For example, when a customer is figuring out their solution requirements, the sales team can prep for a call, complete the discovery process, and follow up with an email recap. The exit criteria at this stage are to get your customer champion to agree to a demo.
With an account-based strategy that matches your buyer journey, you have a system in place where team members just need to follow the playbook to put the right peg in the right hole. The goal is to wrap your sales activities around the way the account makes a purchase, rather than sending each account down a one-size-fits-all sales funnel.
4. Provide Content Aligned to Each Stage for Key Personas
Understanding the next best action for each stage of the buyer journey is important, but to make a real impact, sales reps need relevant content to support their case.
From the marketing funnel through the sales pipeline, it’s critical to align content to your buyer’s needs at any given time. This means identifying which content will motivate each buyer persona at a given stage, and making it easy for the sales rep to deliver that material at the perfect time.
Amazon has mastered this technique in e-commerce, immediately providing customers logging on to their site with a variety of product recommendations based on their past browsing and purchase history, and then showing a list of products that other customers bought at the same time at checkout.
For sales organizations, relevant content for different personas and stages (such as a case study or competitive analysis) should be made readily available through shared folders on a local network or in the cloud.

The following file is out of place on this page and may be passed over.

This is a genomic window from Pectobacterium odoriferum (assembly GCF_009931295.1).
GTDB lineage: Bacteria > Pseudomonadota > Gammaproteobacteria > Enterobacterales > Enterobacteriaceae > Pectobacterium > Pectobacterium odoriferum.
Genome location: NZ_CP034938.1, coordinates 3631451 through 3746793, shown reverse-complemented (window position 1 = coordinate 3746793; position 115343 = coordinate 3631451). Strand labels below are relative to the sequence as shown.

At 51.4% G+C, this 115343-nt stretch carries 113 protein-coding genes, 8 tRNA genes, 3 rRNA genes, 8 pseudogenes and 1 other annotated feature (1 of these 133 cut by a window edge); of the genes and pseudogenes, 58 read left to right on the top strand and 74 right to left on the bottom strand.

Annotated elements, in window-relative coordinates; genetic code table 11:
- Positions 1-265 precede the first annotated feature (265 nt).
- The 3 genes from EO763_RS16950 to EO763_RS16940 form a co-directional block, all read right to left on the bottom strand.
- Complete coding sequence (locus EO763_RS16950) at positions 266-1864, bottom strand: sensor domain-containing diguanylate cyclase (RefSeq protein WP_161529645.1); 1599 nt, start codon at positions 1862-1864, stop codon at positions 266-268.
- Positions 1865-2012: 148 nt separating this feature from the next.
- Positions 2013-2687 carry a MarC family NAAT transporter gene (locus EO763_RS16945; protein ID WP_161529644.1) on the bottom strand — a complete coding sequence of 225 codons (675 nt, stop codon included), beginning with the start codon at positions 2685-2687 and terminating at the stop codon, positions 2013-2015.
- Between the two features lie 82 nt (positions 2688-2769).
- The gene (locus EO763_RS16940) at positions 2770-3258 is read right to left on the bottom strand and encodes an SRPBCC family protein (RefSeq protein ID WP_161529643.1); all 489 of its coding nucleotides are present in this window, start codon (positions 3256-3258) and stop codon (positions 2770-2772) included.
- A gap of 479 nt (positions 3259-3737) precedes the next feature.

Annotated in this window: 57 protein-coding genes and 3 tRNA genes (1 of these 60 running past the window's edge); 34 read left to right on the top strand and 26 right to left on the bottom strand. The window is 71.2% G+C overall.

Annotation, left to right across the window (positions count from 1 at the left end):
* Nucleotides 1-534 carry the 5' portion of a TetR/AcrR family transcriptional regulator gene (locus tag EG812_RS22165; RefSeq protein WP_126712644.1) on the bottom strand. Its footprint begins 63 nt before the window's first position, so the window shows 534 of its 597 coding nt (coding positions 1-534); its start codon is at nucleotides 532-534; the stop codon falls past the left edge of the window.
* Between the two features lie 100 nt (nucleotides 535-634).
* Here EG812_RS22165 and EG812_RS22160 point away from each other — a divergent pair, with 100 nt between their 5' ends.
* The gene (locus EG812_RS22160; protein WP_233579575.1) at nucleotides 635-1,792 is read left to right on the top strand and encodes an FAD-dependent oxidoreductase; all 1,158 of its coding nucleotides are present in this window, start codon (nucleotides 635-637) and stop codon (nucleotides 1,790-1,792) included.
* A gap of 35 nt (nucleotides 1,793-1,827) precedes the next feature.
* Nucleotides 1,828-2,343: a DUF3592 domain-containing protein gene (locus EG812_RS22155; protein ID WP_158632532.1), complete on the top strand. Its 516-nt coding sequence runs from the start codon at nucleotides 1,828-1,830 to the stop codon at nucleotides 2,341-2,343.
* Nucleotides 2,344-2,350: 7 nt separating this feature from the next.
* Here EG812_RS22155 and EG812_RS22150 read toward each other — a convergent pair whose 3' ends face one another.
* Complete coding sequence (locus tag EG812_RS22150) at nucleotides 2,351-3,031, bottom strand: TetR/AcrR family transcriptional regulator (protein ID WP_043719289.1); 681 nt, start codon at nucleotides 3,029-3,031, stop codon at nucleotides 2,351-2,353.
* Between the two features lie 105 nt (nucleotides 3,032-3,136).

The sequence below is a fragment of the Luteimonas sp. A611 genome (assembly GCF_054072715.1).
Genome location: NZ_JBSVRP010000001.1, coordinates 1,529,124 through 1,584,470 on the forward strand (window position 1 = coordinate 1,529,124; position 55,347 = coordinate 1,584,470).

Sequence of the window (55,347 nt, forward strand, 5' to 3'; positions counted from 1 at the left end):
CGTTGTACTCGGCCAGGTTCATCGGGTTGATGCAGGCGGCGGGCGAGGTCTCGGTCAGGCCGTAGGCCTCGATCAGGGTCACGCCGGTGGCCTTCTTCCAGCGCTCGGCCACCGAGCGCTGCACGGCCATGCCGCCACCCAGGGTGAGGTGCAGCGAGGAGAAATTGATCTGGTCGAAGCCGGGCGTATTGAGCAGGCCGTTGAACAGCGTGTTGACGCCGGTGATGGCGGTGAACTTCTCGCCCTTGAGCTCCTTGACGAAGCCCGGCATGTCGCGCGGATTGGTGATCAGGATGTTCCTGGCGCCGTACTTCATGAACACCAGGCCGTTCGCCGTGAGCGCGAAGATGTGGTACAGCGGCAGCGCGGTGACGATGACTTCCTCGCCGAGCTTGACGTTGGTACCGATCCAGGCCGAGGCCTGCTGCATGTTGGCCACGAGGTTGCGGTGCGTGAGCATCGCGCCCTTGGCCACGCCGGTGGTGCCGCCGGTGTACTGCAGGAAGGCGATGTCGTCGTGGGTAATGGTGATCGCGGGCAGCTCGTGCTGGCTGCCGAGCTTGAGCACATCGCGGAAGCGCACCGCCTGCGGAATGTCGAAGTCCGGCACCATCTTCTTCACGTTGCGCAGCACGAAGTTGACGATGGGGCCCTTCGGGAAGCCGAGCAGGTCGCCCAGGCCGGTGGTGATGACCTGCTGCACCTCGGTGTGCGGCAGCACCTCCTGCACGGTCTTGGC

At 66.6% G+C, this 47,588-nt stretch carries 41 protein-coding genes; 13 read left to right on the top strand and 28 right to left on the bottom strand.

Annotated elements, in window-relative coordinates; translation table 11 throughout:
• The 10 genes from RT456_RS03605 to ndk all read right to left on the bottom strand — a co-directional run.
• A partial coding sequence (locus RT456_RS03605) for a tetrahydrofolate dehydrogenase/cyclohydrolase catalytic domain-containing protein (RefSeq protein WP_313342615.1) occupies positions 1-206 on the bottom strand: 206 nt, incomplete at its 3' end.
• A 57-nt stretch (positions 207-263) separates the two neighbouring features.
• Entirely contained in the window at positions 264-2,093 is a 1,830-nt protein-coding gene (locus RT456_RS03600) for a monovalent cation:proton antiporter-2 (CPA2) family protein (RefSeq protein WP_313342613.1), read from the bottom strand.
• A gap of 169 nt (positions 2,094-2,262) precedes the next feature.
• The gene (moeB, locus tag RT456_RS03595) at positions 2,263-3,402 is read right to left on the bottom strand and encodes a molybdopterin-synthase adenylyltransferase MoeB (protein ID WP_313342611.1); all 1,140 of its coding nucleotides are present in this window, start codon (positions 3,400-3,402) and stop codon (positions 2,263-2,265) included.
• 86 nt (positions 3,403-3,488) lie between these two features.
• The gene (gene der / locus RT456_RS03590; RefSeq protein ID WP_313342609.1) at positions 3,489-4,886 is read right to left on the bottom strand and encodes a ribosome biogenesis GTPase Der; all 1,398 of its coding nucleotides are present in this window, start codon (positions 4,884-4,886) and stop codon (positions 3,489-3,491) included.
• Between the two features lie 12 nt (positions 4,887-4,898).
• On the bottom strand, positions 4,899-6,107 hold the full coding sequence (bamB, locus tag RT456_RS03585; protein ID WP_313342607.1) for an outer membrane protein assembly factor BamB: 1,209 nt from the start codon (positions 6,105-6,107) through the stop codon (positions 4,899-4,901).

5. Measure, Learn, Improve
Although account-based selling requires structure, that doesn’t mean your processes shouldn’t evolve in response to feedback and a changing market environment. In fact, because this approach guides sales reps through a consistent sequence of activities, it provides ample opportunity to measure and improve your strategy.
Make sure you have the tools in place to track the results of different activities at each stage. Plenty of sales acceleration technologies will direct a salesperson through a series of actions, but these tools often fail to deliver insights that managers can use to improve the underlying sales strategy.
Besides the number and size of deals closed, the type of metrics you track will vary depending on your vertical and typical customer. However, I’ve found there are three important elements of an account-based sales strategy that organizations typically don’t measure:
- Which sales activity or content has the greatest impact on moving a deal forward?
- What sales stage deals are most likely to get stuck?
- How effective individual sales reps are at moving deals through each stage?
This data can be used to reveal your best performing assets along with your problem areas to build up effective processes and make changes or provide coaching where it’s necessary.
Getting used to an account-based sales strategy takes time. Even though the benefits can be significant, they don’t come overnight.
Ultimately, you are creating the tools and processes that make it possible for all members of the sales teams, not just the most savvy reps, to leverage the most effective approach to winning deals.